Leaders of the major world economies have kicked off talks on the second day of a Group of Eight (G8) summit overshadowed by the eurozone debt crisis.
The talks at Obama's Camp David retreat near Washington come after Greece dissolved its parliament in the run-up to new elections, amid fears that its political stalemate will force it out of the eurozone.
With the future of the euro in doubt, the leaders of the United States, Germany, France, Britain, Japan, Russia, Italy, and Canada will try to weigh competing demands for growth-friendly spending with Germany's long-standing focus on austerity.
Before the start of the first working session on May 19, Obama told reporters that all the G8 nations were "absolutely committed" to the goals of growth, stability, and fiscal consolidation, as the leaders tried to bridge divisions on how to deal with the eurozone crisis.
Speaking after an early morning bilateral meeting with Obama, British Prime Minister David Cameron, whose country is not part of the eurozone, called for strong banks and deficit reduction.
At the White House on May 18, Obama and his French counterpart, Francois Hollande, said that the aim of the summit was to promote both fiscal discipline and a "strong growth agenda."
The French president, who took office this month, said he and Obama shared "the same conviction that Greece must remain in the eurozone."
Plan A: Keeping Greece In The Euro
Meanwhile, European Commission President Jose Manuel Barroso said the European Union would do everything needed to stabilize Greece.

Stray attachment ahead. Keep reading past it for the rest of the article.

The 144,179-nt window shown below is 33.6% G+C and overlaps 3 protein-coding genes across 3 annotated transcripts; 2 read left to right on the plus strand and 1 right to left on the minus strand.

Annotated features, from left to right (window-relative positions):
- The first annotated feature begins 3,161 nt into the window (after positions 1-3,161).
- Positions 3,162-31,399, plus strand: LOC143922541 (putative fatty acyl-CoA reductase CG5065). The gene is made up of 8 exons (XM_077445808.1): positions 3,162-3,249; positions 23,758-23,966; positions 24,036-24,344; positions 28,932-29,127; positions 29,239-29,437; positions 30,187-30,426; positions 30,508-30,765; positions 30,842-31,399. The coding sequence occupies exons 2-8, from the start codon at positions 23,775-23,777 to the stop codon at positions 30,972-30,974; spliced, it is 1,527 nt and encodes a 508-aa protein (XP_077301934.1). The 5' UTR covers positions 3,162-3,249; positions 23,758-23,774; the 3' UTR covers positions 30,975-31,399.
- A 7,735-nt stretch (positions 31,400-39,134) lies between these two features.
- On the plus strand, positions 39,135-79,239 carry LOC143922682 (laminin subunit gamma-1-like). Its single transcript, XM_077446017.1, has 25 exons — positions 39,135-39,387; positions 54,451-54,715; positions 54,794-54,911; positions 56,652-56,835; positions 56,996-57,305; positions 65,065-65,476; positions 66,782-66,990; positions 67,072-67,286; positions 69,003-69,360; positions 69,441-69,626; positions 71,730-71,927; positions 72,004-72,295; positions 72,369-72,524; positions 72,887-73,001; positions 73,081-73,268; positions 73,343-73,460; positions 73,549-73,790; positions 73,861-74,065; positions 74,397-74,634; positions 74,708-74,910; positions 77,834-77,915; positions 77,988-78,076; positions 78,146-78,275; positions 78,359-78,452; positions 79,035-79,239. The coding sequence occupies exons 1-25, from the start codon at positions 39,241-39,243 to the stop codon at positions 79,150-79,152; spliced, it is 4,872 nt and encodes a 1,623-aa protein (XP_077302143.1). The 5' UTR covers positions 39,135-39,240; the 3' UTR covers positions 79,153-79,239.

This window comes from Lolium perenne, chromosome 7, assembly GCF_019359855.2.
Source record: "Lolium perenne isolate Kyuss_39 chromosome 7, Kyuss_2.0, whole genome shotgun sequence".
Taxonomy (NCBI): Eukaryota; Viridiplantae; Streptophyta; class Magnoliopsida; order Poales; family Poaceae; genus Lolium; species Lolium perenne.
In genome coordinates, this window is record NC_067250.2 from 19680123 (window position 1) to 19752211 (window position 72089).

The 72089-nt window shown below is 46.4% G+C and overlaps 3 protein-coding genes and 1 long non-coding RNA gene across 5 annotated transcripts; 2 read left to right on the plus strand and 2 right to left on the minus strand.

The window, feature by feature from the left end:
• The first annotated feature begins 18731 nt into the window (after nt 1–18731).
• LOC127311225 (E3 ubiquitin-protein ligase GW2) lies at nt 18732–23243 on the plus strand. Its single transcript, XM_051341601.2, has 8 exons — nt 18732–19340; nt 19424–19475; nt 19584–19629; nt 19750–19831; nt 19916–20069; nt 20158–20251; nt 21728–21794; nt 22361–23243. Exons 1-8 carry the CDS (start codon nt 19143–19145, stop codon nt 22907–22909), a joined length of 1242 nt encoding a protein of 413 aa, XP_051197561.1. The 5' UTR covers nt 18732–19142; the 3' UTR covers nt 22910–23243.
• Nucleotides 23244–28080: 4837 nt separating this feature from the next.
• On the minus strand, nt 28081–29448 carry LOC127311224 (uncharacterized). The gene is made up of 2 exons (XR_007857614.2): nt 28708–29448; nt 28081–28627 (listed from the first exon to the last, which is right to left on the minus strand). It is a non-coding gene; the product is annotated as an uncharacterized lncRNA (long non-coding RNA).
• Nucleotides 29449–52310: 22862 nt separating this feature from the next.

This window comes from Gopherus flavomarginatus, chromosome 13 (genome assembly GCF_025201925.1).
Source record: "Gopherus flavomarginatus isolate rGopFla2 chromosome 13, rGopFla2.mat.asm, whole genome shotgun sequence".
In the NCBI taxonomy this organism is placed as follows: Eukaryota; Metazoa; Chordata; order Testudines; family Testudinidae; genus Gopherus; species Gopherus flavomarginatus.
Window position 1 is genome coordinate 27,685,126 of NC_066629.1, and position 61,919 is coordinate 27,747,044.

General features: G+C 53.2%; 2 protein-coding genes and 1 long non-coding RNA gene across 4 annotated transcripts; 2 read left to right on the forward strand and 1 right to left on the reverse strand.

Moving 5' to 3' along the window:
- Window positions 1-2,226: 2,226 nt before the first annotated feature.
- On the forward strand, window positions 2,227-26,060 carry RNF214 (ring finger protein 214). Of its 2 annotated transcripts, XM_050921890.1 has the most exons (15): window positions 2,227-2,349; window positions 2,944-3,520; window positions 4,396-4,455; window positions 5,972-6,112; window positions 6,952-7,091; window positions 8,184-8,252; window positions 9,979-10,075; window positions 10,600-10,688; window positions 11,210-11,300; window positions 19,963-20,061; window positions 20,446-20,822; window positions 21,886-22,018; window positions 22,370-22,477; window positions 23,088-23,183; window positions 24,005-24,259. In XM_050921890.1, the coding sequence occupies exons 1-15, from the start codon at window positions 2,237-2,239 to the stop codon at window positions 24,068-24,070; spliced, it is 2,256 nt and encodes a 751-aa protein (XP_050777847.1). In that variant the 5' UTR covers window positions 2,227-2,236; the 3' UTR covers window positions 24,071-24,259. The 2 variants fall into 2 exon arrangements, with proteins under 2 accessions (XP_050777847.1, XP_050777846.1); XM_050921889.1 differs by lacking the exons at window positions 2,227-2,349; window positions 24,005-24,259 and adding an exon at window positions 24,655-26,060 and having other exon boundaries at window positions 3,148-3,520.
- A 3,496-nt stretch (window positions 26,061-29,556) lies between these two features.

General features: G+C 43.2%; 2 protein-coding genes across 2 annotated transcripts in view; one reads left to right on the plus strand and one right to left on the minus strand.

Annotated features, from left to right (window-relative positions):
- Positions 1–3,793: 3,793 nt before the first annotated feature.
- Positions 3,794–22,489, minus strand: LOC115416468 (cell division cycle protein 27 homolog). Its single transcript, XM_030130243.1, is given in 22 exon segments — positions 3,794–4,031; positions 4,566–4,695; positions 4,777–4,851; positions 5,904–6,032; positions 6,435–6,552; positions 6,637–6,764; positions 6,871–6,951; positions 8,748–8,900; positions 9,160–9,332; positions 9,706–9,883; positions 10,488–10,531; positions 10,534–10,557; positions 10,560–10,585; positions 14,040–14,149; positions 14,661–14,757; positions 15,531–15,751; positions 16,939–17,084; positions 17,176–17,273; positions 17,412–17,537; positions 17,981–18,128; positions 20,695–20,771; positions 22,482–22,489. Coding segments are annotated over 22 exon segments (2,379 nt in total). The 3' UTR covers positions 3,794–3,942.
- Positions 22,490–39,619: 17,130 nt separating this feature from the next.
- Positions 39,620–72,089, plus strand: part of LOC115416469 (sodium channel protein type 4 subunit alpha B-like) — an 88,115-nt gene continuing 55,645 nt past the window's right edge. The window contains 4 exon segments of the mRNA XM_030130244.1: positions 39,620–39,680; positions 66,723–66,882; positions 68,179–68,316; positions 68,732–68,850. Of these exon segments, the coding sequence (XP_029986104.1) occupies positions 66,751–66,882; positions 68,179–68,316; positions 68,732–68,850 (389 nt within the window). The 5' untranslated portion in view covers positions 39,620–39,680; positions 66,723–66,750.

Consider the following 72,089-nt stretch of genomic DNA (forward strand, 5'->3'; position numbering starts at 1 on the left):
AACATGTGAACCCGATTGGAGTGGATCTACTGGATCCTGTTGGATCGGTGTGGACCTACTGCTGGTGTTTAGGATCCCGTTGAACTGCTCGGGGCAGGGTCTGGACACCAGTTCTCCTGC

"We are working for a Plan A. Plan A is for Greece to remain in the euro, Greece to respect its commitments and, of course, all the other member states respect also its commitments," Barroso said.
European Council President Herman van Rompuy told a news conference that Europe was going to stick with its plans for Greece and the eurozone.
"As far as Europe is concerned, my message is straightforward: we are determined to stay the course," Van Rompuy said. "We will pursue our comprehensive strategy to decrease deficits and debts and return to growth and job creation."
Greece's long-running economic crisis turned into a full political crisis after parties opposed to the terms of a bailout made strong gains in a May 6 vote, leaving the country without a government.
New elections are set for June 17 with parties opposed to the 130 billion-euro ($168 billion) bailout expected to make further gains.
Analysts say a refusal by Athens to impose the required spending cuts could result in the country quitting the bloc of 17 countries that use the euro. This would further weaken larger countries such as Spain or Italy that are struggling to ease their debt loads.
Talks have also touched on Iran's controversial nuclear program, the ongoing unrest in Syria, and North Korea.
U.S. officials said the G8 agreed Iran needs to disclose more about its nuclear ambitions and that it was time to focus on a political transition in Syria.
After the G8 summit ends later on May 19, most of the leaders will decamp to Chicago to attend a two-day NATO summit starting on May 20.
With reporting by dpa and AFP